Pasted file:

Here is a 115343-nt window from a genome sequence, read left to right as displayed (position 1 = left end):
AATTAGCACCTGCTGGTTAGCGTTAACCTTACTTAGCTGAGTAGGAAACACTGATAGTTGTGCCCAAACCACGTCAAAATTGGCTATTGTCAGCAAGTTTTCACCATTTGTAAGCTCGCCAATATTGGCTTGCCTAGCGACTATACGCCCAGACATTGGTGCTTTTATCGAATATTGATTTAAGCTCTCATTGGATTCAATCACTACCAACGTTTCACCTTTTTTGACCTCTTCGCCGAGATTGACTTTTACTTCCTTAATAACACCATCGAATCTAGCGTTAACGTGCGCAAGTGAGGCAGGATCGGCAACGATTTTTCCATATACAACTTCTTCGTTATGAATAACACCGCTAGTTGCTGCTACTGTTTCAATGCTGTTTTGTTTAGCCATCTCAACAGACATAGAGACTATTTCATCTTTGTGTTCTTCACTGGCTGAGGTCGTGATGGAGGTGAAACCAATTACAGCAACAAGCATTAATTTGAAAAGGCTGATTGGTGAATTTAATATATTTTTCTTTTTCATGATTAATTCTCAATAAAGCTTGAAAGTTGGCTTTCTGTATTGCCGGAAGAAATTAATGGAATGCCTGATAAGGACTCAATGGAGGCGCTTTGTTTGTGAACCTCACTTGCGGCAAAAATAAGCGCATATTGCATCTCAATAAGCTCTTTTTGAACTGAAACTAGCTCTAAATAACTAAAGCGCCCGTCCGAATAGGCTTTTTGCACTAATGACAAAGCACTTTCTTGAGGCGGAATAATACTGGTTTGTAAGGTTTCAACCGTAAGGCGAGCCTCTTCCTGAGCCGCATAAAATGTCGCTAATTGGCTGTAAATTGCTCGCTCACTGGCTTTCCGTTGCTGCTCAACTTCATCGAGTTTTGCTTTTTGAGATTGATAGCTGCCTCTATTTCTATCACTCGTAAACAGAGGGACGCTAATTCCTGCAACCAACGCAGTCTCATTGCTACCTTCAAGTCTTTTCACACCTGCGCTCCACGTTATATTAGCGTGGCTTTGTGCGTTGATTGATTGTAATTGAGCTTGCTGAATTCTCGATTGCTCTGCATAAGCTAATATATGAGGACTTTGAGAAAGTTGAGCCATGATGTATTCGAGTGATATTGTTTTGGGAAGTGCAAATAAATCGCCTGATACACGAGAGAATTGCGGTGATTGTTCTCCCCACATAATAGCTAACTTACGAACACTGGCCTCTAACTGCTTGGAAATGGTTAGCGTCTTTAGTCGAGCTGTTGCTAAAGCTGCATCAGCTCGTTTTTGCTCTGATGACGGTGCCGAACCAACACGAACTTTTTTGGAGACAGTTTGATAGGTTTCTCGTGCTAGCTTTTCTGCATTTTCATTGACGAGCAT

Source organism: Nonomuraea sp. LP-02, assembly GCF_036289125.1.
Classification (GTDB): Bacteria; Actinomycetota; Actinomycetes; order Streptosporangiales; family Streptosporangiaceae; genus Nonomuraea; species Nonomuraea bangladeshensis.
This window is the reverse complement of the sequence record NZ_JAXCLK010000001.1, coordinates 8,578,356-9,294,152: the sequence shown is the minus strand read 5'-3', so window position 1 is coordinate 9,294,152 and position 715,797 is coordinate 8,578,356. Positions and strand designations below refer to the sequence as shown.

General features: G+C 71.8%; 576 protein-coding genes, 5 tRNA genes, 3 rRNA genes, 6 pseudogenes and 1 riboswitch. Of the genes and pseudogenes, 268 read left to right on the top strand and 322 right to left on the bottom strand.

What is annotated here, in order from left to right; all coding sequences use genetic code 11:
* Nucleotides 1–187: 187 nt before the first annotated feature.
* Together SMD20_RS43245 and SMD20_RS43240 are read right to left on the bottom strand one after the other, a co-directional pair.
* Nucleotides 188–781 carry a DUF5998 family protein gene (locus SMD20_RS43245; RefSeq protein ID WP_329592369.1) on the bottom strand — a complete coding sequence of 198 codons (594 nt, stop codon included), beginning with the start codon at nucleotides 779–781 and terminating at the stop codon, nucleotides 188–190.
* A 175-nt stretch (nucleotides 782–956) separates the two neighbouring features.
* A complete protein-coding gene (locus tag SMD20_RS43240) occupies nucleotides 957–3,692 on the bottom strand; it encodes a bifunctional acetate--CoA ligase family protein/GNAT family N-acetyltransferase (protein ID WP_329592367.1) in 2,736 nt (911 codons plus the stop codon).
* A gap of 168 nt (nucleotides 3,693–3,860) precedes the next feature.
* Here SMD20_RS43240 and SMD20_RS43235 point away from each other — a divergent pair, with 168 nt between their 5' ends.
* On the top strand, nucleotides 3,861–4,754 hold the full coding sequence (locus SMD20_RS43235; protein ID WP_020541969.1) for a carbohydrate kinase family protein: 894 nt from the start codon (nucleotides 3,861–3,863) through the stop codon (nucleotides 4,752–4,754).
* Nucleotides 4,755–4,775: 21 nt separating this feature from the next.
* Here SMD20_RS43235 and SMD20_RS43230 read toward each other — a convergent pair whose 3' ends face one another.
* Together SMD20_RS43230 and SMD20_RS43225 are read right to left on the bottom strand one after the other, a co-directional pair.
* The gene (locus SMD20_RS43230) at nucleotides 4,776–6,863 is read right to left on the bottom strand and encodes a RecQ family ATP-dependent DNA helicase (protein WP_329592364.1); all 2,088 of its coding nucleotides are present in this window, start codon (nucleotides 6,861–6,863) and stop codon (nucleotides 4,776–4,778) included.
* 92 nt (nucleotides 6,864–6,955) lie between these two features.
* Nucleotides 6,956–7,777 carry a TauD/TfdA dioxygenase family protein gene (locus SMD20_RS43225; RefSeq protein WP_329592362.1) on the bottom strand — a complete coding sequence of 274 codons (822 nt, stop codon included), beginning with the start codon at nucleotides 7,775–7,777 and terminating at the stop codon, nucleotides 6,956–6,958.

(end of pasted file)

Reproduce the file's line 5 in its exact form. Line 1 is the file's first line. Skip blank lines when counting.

This window is the reverse complement of the sequence record NZ_JAXCLK010000001.1, coordinates 8,578,356-9,294,152: the sequence shown is the minus strand read 5'-3', so window position 1 is coordinate 9,294,152 and position 715,797 is coordinate 8,578,356. Positions and strand designations below refer to the sequence as shown.